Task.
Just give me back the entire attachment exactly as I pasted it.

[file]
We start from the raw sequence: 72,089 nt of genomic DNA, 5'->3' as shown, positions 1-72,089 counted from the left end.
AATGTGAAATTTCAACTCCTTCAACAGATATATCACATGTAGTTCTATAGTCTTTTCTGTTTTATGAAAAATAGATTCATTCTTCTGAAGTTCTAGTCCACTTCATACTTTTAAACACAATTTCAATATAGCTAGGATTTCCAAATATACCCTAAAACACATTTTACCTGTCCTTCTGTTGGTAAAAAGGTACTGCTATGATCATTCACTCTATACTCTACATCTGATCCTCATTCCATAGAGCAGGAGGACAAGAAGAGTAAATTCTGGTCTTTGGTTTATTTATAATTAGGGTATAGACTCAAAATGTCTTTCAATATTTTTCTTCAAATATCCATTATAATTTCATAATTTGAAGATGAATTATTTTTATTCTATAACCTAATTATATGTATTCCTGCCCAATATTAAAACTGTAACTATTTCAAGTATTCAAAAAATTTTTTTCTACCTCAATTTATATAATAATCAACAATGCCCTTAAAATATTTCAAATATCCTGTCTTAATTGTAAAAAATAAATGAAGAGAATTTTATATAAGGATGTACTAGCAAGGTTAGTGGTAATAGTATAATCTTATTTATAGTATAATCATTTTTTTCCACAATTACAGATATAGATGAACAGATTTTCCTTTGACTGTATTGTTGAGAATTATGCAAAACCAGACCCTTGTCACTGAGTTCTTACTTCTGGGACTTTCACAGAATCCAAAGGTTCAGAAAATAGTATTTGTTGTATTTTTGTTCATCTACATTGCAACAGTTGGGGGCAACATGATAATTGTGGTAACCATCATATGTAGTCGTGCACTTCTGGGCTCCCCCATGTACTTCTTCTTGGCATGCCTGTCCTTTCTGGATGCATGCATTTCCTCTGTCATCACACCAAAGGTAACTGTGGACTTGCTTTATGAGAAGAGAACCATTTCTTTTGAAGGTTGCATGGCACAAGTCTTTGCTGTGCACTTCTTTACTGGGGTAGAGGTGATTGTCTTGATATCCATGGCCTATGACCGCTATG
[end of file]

We start from the raw sequence: 72,089 nt of genomic DNA, 5'->3' as shown, positions 1-72,089 counted from the left end.
AATGTGAAATTTCAACTCCTTCAACAGATATATCACATGTAGTTCTATAGTCTTTTCTGTTTTATGAAAAATAGATTCATTCTTCTGAAGTTCTAGTCCACTTCATACTTTTAAACACAATTTCAATATAGCTAGGATTTCCAAATATACCCTAAAACACATTTTACCTGTCCTTCTGTTGGTAAAAAGGTACTGCTATGATCATTCACTCTATACTCTACATCTGATCCTCATTCCATAGAGCAGGAGGACAAGAAGAGTAAATTCTGGTCTTTGGTTTATTTATAATTAGGGTATAGACTCAAAATGTCTTTCAATATTTTTCTTCAAATATCCATTATAATTTCATAATTTGAAGATGAATTATTTTTATTCTATAACCTAATTATATGTATTCCTGCCCAATATTAAAACTGTAACTATTTCAAGTATTCAAAAAATTTTTTTCTACCTCAATTTATATAATAATCAACAATGCCCTTAAAATATTTCAAATATCCTGTCTTAATTGTAAAAAATAAATGAAGAGAATTTTATATAAGGATGTACTAGCAAGGTTAGTGGTAATAGTATAATCTTATTTATAGTATAATCATTTTTTTCCACAATTACAGATATAGATGAACAGATTTTCCTTTGACTGTATTGTTGAGAATTATGCAAAACCAGACCCTTGTCACTGAGTTCTTACTTCTGGGACTTTCACAGAATCCAAAGGTTCAGAAAATAGTATTTGTTGTATTTTTGTTCATCTACATTGCAACAGTTGGGGGCAACATGATAATTGTGGTAACCATCATATGTAGTCGTGCACTTCTGGGCTCCCCCATGTACTTCTTCTTGGCATGCCTGTCCTTTCTGGATGCATGCATTTCCTCTGTCATCACACCAAAGGTAACTGTGGACTTGCTTTATGAGAAGAGAACCATTTCTTTTGAAGGTTGCATGGCACAAGTCTTTGCTGTGCACTTCTTTACTGGGGTAGAGGTGATTGTCTTGATATCCATGGCCTATGACCGCTATG